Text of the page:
A program unit is a sequence of one or more lines, organized as statements, comments, and INCLUDE directives. Specifically, a program unit can be:
An executable program is a collection of program units consisting of one main program and any number of external subprograms, modules, and block data program units.
A subprogram can be invoked by a main program or by another subprogram to perform a particular activity. When a procedure is invoked, the referenced subprogram is executed.
An external or module subprogram can contain multiple ENTRY statements. The subprogram defines a procedure for the SUBROUTINE or FUNCTION statement, as well as one procedure for each ENTRY statement.
An external procedure is defined either by an external subprogram or by a program unit in a programming language other than Fortran.
Names of main programs, external procedures, block data program units, and modules are global entities. Names of internal and module procedures are local entities.
External subprograms, module subprograms, and main programs can have internal subprograms, whether the internal subprograms are functions or subroutines, as long as the internal subprograms follow the CONTAINS statement.
An internal procedure is defined by an internal subprogram. Internal subprograms cannot appear in other internal subprograms. A module procedure is defined by a module subprogram or an entry in a module subprogram.
Internal procedures and module procedures are the same as external procedures except that:
Turn your external procedures into internal subprograms or put them into modules. The explicit interface provides type checking.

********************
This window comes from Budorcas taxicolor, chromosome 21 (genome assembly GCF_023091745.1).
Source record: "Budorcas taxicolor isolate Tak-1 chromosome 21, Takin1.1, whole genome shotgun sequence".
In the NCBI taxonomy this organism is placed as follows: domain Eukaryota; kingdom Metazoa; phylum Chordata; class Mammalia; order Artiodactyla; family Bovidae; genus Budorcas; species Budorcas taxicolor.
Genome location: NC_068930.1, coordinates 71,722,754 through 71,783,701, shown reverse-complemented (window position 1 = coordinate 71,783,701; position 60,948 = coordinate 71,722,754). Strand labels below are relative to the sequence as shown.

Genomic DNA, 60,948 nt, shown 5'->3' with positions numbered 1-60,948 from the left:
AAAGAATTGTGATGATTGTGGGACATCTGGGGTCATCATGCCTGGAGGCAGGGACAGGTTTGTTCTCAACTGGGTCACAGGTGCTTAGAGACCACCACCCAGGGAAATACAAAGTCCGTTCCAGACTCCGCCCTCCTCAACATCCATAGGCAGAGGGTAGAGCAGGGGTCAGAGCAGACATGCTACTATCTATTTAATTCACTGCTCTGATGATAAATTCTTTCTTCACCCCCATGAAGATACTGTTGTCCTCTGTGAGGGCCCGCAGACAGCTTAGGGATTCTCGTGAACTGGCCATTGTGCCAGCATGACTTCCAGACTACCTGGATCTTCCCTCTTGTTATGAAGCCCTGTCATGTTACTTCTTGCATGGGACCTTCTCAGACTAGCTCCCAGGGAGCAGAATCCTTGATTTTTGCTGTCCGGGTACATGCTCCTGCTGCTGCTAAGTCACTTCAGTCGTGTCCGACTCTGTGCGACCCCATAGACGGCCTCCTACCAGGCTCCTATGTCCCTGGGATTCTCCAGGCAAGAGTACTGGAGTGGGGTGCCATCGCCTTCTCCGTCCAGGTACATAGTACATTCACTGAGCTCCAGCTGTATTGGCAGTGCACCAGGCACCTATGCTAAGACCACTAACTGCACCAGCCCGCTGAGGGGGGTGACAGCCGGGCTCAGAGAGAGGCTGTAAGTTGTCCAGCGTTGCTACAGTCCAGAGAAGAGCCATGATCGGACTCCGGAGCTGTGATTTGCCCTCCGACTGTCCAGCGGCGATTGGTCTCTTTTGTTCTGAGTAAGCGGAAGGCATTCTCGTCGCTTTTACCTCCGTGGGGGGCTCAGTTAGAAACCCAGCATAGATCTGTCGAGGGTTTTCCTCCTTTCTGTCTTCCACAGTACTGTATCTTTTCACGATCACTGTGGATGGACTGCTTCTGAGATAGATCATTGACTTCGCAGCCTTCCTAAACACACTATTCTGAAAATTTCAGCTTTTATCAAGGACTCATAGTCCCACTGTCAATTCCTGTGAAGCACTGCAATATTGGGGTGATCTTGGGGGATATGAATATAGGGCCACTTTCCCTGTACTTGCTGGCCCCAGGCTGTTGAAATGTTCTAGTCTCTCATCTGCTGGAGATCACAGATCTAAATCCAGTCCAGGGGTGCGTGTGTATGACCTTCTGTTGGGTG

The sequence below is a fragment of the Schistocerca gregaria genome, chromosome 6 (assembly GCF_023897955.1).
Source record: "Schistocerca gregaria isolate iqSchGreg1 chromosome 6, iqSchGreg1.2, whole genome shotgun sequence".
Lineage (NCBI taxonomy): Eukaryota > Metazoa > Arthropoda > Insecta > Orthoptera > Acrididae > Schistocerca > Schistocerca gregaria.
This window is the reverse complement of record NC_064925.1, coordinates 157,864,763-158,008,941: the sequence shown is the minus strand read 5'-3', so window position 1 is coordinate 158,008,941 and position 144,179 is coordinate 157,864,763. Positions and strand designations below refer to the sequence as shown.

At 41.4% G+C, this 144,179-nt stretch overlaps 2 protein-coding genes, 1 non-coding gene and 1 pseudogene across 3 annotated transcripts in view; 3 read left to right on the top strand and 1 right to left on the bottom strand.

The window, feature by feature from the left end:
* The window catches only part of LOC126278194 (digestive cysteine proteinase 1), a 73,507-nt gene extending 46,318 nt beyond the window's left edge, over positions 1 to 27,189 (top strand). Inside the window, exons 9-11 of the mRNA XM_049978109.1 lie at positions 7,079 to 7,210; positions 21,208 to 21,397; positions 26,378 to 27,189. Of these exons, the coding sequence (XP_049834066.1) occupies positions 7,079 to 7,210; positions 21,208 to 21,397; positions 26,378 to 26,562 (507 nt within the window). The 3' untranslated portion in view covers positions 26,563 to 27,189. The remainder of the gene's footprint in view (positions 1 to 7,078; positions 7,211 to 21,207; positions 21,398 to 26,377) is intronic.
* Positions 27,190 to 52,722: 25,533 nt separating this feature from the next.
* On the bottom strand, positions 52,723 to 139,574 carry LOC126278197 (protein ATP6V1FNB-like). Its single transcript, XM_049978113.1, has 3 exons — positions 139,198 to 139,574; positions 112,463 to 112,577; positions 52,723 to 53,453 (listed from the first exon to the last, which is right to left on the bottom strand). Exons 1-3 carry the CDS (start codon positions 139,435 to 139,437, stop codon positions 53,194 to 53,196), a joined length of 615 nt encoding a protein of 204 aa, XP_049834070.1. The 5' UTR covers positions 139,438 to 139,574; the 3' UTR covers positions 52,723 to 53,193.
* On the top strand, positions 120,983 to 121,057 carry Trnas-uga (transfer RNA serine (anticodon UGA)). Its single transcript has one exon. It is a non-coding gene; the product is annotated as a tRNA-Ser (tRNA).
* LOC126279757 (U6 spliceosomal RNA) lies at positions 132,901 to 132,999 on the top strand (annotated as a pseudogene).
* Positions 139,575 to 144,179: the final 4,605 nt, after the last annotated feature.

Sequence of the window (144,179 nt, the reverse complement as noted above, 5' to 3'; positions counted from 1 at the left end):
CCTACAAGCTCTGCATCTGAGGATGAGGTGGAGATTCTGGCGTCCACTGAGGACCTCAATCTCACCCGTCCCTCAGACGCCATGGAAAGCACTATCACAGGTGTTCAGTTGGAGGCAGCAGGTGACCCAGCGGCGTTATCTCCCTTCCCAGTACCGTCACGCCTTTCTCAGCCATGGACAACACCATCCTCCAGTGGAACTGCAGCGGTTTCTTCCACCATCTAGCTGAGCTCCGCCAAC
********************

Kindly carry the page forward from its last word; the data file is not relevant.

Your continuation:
FORTRAN 77 source
PROGRAM MAIN INTEGER A A=58 CALL SUB(A) C A MUST BE PASSED END SUBROUTINE SUB(A) INTEGER A,B,C ! A must be redeclared C=A+B END SUBROUTINE
Fortran 90 or Fortran 95 source
PROGRAM MAIN INTEGER :: A=58 CALL SUB CONTAINS SUBROUTINE SUB INTEGER B,C C=A+B ! A is accessible by host association END SUBROUTINE END
The interface of a procedure determines the form of the procedure reference. The interface consists of:
The characteristics of a procedure consist of:
The characteristics of a dummy data object are its type, type parameters (if any), shape, intent, whether it is optional, whether it is allocatable, whether it is a pointer, and whether it is a target. Any dependence on other objects for type parameter or array bound determination is a characteristic. If a shape, size, or character length is assumed, it is a characteristic.
The characteristics of a dummy procedure are the explicitness of its interface, its procedure characteristics (if the interface is explicit), and whether it is optional.
If a procedure is accessible in a scoping unit, it has an interface that is
either explicit or implicit in that scoping unit. The rules are:
Explicit in a scoping unit if an interface|
block exists or is accessible
Implicit in all other cases
Explicit in a scoping unit other than its own|
if an interface block exists or is accessible
Implicit in all other cases
|Recursive procedure with a result clause||
Explicit in the subprogram's own scoping unit|
|Module procedure||Always explicit|
|Internal procedure||Always explicit|
|Generic procedure||Always explicit|
|Intrinsic procedure||Always explicit|
|Statement function||Always implicit|
Internal subprograms cannot appear in an interface block.
A procedure must not have more than one accessible interface in a scoping unit.
The interface of a statement function cannot be specified in an interface block.
A procedure must have an explicit interface if:
A procedure has an implicit interface if its interface is not fully known; that is, it has no explicit interface.